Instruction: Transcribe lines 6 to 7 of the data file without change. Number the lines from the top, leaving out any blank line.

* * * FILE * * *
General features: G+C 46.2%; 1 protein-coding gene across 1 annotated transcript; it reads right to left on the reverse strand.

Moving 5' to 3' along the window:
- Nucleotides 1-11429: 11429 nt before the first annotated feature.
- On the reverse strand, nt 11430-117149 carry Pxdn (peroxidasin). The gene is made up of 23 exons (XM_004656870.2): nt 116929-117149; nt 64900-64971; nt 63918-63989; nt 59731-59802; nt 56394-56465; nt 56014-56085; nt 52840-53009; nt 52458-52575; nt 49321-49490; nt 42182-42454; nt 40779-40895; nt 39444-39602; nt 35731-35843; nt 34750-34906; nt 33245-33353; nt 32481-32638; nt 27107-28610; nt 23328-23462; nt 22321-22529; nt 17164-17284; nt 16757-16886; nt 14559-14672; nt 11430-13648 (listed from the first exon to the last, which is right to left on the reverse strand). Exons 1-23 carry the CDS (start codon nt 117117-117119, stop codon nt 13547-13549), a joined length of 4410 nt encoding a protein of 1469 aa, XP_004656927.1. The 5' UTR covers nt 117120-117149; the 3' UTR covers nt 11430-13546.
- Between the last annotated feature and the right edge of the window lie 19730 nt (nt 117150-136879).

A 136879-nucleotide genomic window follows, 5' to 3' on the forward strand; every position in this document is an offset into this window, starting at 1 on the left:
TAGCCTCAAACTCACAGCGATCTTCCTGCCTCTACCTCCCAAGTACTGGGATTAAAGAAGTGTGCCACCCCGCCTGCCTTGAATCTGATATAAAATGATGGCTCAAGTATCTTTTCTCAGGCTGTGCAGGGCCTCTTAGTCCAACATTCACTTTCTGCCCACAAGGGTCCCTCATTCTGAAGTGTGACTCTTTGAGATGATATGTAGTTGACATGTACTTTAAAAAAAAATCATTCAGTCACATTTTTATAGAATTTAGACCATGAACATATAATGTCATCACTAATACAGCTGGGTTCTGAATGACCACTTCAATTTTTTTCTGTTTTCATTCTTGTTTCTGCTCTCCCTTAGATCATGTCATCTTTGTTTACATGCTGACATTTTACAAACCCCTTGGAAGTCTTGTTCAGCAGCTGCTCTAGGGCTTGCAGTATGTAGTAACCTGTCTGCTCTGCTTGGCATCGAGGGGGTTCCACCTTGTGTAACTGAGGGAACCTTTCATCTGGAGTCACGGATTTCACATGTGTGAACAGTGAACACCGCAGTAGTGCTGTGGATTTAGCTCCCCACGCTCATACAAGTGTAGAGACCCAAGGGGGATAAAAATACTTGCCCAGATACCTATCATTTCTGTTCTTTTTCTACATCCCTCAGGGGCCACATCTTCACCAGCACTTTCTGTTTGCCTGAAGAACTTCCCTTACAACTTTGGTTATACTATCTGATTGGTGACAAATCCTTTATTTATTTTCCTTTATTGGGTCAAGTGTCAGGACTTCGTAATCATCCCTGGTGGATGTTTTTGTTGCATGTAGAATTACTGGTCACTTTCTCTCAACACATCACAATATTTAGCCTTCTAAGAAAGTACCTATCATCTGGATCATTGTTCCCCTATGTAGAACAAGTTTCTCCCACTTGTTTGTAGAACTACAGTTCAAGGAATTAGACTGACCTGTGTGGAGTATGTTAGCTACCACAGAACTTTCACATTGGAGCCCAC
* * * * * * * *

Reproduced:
A 136879-nucleotide genomic window follows, 5' to 3' on the forward strand; every position in this document is an offset into this window, starting at 1 on the left:
TAGCCTCAAACTCACAGCGATCTTCCTGCCTCTACCTCCCAAGTACTGGGATTAAAGAAGTGTGCCACCCCGCCTGCCTTGAATCTGATATAAAATGATGGCTCAAGTATCTTTTCTCAGGCTGTGCAGGGCCTCTTAGTCCAACATTCACTTTCTGCCCACAAGGGTCCCTCATTCTGAAGTGTGACTCTTTGAGATGATATGTAGTTGACATGTACTTTAAAAAAAAATCATTCAGTCACATTTTTATAGAATTTAGACCATGAACATATAATGTCATCACTAATACAGCTGGGTTCTGAATGACCACTTCAATTTTTTTCTGTTTTCATTCTTGTTTCTGCTCTCCCTTAGATCATGTCATCTTTGTTTACATGCTGACATTTTACAAACCCCTTGGAAGTCTTGTTCAGCAGCTGCTCTAGGGCTTGCAGTATGTAGTAACCTGTCTGCTCTGCTTGGCATCGAGGGGGTTCCACCTTGTGTAACTGAGGGAACCTTTCATCTGGAGTCACGGATTTCACATGTGTGAACAGTGAACACCGCAGTAGTGCTGTGGATTTAGCTCCCCACGCTCATACAAGTGTAGAGACCCAAGGGGGATAAAAATACTTGCCCAGATACCTATCATTTCTGTTCTTTTTCTACATCCCTCAGGGGCCACATCTTCACCAGCACTTTCTGTTTGCCTGAAGAACTTCCCTTACAACTTTGGTTATACTATCTGATTGGTGACAAATCCTTTATTTATTTTCCTTTATTGGGTCAAGTGTCAGGACTTCGTAATCATCCCTGGTGGATGTTTTTGTTGCATGTAGAATTACTGGTCACTTTCTCTCAACACATCACAATATTTAGCCTTCTAAGAAAGTACCTATCATCTGGATCATTGTTCCCCTATGTAGAACAAGTTTCTCCCACTTGTTTGTAGAACTACAGTTCAAGGAATTAGACTGACCTGTGTGGAGTATGTTAGCTACCACAGAACTTTCACATTGGAGCCCAC